LC–MS with positive electrospray ionization was used to identify the synthesis of both DD–SNAP and OD–SNAP (Table 1). Peaks at 358.5 and 442.7 u were also identified; as these values are ~30 u lower than those for DD–SNAP and OD–SNAP, they were recognized that they represent molecules of DD–SNAP and OD–SNAP from which NO had dissociated. However, this purification process was used solely for characterization purposes, as the product of HPLC would not be suitable for biological application considering the lysis of the S–NO bond of the NO donor by H+ during HPLC.

Table 1 Summary of the peaks obtained by LC–MS of SNAP, DD–SNAP, and OD–SNAP

Abbreviations: DD, dodecylamine; LC–MS, liquid chromatography–mass spectrometry; NO, nitric oxide; OD, octadecylamine; PCU, poly(carbonate-urea); SNAP, S-nitro-N-acetylpenicillamine.

DD–SNAP and OD–SNAP were passively incorporated into PCU in the presence of the solvent dimethylacetamide (DMAC) to form DD–SNAP-P or OD–SNAP-P (Figure 2B). The functionalized polymer solution was fabricated as vascular conduits of 5 cm in diameter considering the potential cardiovascular applications of the material, using previously established methods of a solvent exchange coagulating process.18 The integration of LCAH–SNAP within the polymer scaffold and its resulting surface topography were verified by SEM (Figure 3A) and AFM (Figure S2). The particles observed with SEM are clusters due to the hydrophobic environment of the surrounding hydrophobic polymer with relatively larger particle size, but examinations with transmission electron microscopy (TEM) in solution are not clustered and relatively small in size (Figures 2C and S3).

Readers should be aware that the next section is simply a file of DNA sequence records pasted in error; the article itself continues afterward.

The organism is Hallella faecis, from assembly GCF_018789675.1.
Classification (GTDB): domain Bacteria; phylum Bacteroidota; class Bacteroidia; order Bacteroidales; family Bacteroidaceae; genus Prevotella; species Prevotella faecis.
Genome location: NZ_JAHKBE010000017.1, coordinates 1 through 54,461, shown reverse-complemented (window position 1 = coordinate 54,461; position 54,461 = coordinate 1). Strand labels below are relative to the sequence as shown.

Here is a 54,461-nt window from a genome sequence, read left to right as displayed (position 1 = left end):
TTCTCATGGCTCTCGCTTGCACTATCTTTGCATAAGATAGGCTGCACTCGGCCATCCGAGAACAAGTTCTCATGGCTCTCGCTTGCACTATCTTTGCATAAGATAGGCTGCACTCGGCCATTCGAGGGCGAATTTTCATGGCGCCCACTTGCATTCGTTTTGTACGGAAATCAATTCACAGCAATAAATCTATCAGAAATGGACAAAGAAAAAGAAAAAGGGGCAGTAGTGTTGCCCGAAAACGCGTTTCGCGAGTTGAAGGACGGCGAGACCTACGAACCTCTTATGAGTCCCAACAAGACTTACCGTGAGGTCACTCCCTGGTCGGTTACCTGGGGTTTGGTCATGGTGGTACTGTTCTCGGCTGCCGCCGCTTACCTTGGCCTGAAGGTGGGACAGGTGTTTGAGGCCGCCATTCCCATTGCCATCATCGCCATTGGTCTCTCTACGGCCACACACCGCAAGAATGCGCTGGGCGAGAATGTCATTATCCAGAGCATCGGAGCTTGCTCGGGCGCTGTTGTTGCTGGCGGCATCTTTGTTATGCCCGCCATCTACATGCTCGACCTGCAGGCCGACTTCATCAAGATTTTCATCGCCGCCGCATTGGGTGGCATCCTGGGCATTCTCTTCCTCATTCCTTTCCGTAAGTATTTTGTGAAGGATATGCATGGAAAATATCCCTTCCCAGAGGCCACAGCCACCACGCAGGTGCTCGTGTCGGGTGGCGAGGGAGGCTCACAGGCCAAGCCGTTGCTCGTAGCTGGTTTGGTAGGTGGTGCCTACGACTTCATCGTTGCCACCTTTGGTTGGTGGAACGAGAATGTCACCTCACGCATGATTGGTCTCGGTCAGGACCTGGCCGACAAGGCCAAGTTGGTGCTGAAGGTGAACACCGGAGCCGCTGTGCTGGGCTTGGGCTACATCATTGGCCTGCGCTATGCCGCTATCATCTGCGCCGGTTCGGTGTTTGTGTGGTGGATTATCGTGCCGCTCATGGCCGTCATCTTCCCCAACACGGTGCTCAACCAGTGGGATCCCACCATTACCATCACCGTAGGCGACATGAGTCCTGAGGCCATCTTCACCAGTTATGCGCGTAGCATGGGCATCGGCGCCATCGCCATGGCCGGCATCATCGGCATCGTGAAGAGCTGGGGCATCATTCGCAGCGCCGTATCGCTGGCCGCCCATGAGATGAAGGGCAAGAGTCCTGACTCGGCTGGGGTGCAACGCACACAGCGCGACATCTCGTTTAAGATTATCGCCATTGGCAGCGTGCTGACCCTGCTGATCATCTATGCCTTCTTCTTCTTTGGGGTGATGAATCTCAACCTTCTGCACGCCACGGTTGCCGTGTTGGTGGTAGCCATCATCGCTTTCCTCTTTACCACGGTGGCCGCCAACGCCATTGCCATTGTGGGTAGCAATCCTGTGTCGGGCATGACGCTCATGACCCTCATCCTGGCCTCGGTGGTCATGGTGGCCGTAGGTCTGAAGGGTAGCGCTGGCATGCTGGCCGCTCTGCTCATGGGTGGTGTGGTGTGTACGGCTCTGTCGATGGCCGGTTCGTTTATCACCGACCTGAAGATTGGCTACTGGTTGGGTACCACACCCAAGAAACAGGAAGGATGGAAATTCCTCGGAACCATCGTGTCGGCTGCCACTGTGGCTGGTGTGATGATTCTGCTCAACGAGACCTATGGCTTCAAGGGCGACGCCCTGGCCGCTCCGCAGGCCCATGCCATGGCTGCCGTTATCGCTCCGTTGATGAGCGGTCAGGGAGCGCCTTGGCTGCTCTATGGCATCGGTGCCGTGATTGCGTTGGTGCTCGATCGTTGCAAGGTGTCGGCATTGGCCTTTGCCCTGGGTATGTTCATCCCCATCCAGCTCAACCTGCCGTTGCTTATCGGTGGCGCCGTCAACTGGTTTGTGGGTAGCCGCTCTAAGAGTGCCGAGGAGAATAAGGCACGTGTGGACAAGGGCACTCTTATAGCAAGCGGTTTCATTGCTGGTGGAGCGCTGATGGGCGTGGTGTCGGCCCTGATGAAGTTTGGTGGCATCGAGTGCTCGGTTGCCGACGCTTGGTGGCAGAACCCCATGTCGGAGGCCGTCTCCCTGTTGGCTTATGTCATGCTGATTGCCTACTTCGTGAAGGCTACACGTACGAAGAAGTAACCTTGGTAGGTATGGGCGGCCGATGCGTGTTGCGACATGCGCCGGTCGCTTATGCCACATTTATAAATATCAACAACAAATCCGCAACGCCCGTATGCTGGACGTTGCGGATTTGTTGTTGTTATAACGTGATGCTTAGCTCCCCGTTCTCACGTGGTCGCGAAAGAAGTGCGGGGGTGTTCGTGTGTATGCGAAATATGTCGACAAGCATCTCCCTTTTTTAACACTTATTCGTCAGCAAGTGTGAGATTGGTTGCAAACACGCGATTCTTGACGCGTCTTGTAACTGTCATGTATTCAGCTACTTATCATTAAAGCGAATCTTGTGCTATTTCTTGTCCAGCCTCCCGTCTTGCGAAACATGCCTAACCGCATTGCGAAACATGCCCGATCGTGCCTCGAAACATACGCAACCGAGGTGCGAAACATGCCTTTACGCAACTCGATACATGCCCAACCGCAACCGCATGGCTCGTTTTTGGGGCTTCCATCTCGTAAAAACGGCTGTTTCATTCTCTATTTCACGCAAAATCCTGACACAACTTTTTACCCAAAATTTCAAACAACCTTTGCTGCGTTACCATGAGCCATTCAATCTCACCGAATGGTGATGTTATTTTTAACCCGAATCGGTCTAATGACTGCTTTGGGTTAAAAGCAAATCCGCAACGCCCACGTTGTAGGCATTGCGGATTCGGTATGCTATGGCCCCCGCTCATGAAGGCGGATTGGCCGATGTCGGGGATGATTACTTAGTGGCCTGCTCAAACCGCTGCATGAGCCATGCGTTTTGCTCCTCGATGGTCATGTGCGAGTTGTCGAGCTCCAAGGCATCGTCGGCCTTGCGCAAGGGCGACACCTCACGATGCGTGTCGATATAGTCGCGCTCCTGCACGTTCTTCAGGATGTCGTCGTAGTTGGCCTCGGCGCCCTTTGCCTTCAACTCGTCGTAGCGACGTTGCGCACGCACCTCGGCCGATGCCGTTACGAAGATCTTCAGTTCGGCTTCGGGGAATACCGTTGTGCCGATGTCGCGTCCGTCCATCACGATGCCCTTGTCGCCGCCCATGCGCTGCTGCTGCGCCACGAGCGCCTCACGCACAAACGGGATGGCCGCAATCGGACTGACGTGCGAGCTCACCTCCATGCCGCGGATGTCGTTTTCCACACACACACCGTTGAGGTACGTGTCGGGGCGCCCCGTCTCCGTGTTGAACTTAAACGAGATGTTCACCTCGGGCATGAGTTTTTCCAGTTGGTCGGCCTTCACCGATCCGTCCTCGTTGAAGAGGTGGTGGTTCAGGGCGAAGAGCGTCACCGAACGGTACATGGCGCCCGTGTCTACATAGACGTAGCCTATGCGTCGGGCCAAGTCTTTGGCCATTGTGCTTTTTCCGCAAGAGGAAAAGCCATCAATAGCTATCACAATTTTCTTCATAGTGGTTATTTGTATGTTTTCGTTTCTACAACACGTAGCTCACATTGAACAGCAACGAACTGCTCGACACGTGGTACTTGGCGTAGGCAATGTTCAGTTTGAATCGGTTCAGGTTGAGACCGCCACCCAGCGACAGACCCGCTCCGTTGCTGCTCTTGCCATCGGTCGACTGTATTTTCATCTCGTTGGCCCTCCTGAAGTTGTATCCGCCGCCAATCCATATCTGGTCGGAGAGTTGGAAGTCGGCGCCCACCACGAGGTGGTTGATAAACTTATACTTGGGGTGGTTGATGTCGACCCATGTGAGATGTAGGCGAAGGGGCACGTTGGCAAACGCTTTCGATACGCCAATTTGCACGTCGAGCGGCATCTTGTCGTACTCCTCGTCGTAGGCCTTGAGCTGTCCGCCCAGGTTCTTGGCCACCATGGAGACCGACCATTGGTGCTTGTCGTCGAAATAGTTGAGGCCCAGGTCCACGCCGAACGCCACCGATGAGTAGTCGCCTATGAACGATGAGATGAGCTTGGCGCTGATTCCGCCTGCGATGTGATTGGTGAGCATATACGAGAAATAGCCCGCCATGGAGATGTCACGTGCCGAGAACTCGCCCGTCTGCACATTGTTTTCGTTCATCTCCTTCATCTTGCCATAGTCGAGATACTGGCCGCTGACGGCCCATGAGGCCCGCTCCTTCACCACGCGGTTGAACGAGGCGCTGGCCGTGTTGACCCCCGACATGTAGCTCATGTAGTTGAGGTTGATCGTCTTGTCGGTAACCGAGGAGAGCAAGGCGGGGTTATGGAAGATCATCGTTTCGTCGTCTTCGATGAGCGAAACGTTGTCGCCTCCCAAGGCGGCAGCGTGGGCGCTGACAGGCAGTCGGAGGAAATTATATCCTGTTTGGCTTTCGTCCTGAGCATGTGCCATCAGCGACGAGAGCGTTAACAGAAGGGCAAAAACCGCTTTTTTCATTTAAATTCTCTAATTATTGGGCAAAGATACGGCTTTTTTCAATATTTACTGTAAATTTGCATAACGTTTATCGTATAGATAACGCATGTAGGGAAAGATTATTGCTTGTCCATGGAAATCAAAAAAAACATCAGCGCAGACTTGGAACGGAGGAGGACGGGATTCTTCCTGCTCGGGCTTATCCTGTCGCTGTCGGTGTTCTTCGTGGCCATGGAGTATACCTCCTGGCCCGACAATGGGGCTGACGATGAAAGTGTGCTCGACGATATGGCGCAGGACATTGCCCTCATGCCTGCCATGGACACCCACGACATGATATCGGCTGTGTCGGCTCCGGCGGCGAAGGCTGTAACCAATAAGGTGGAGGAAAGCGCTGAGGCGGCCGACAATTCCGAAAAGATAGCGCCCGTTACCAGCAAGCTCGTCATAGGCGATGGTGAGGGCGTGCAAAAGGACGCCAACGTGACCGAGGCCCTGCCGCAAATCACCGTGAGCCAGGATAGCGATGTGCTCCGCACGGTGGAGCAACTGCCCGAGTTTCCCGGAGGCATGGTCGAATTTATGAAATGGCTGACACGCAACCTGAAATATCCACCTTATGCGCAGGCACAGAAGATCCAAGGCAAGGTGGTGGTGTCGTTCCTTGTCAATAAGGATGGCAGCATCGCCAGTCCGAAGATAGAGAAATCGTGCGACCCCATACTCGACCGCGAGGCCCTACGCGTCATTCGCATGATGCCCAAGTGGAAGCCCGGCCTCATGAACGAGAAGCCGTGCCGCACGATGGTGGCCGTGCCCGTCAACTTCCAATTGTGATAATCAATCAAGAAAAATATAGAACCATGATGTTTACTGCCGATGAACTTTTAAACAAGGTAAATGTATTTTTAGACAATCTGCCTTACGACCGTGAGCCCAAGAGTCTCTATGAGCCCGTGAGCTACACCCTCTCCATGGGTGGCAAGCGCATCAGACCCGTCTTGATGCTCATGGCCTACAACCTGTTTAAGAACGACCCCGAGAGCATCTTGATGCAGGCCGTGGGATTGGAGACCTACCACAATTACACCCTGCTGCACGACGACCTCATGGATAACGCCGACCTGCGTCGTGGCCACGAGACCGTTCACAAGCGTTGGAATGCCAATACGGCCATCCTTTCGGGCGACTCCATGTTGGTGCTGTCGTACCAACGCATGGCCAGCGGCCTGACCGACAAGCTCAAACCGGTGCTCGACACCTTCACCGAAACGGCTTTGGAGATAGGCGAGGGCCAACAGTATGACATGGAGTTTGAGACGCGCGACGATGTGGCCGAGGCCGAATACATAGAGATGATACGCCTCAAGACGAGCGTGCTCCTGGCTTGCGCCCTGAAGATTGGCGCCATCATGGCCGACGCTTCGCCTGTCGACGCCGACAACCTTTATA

Figure 3 Characterization of LCAH–SNAP–PCU.

Notes: (A) SEM images indicating porous structures of PCU and DD/OD–SNAP globular structures (pseudo colored green). (B) Mean contact angle measurements (θ) in mean ± SD and images of water drop on the surface of PCU (control) =107.8±1.9, DD–SNAP-P (2%) =109.0±5.1, and OD–SNAP-P (2%) =135.8±14.5.

Abbreviations: DD, dodecylamine; LCAH, long-chain aliphatic hydrocarbon; OD, octadecylamine; PCU, poly(carbonate-urea); SEM, scanning electron microscopy; SNAP, S-nitro-N-acetylpenicillamine.

The degree to which the hydrophobic properties of the LCAHs influence the overall hydrophobicity of the delivery system was confirmed with contact angle analysis (DSA100; Kruss, Hamburg, Germany) (Figure 3B).

On AFM (Figure S2), the control polyurethane had an amorphous and homogenous structure. The topography image showed a high range of height values, ranging from 0 to 780 nm. Some globular structures were visible on the surface in the DD–SNAP image. OD–SNAP particles had a cobblestone-like pattern when viewed in 2 dimension. The corresponding height image showed clearly defined domains of different dimensions but with a height of 450–780 nm. The domains could be as a result of the longer chain length when compared with DD–SNAP. There were clearly defined groves between the domains, which were deeper in the sample, and could correspond to the variation in height seen in the control PCU sample.

SEM indicates the presence of DD and OD in a form of spherical structures within the pores of relatively hydrophobic PCU (Figure 3A), while the surface of the polymer was free of such particles. Formation of a porous structure is well recognized with the solvent exchange coagulating process of PCU.19 Porosity is a significant feature of materials used in surgical implants to confer optimal mechanical properties and to facilitate cell–material interactions.29